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Michael Gunter, a first-year medical student at the University of South Alabama College of Medicine, is currently attending the Center for Clinical and Translational Science Research Training Program at the University of Alabama at Birmingham.
The eight-week program provides mentored research training experiences in patient centered outcomes research (PCOR) and comparative effectiveness research (CER). Seven individuals from institutions throughout the Southeast were selected to participate.
As part of the program, Gunter is working in the research department at the Lakeshore Foundation in Birmingham, a recreation and fitness facility for people with a wide range of disabilities. While there, he is assisting in administration of testing, helping with the facility’s summer camps, and recruiting people to participate in research projects.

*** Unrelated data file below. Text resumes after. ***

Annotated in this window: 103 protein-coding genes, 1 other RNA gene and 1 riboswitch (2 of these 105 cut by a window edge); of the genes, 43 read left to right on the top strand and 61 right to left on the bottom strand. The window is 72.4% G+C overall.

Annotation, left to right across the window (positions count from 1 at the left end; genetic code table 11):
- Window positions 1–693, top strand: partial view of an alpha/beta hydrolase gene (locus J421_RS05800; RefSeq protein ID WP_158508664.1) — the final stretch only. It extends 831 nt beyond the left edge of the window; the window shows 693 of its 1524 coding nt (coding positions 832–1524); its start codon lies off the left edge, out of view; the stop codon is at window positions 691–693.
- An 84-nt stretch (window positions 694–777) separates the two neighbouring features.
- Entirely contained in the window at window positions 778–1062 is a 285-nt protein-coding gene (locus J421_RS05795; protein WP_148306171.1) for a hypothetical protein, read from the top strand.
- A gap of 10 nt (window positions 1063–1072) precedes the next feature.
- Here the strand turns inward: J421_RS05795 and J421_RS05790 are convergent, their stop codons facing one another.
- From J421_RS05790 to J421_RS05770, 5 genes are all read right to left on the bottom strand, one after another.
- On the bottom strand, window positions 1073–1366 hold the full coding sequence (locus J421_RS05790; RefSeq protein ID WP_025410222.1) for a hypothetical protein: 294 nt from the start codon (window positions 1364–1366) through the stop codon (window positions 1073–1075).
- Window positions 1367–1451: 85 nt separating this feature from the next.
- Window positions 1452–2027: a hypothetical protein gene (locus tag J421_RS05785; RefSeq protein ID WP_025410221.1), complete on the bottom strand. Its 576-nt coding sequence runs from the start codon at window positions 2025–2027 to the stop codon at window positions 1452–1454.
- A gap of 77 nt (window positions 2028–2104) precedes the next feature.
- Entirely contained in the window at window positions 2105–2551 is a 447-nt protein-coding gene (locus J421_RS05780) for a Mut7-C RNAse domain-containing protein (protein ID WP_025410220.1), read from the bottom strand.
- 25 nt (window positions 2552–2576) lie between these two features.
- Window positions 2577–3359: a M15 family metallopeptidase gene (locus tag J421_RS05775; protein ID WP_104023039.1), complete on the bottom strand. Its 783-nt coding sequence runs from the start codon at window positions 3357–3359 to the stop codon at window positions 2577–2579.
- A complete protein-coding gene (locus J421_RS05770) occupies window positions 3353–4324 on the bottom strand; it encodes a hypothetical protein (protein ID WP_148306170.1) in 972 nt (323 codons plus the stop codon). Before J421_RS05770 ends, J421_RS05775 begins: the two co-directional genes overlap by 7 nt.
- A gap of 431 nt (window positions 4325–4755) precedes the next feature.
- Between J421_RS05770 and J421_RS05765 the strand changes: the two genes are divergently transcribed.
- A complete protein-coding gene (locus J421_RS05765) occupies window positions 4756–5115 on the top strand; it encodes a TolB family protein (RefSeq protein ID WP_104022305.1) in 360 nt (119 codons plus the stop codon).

“This experience is going to be extremely helpful in learning the entire research process, from submitting grants all the way to being published,” he said. “We have weekly seminars that focus on each step in the process, along with meetings with our mentors to answer any questions we have.”
Gunter’s research project involves finding difficulties that kids with spinal cord injuries have when playing active video games – such as Xbox Kinect and Nintendo Wii – so that modifications can be made in the future to allow them a better game play experience. He is also working on developing a survey that can report the health status of people with spinal cord injuries.
“I have never participated in research, so I am hoping to leave here with a great knowledge of the process, along with the potential of continuing to work with Lakeshore and be part of the publications that result,” he said. “I am thankful to have found this opportunity.”
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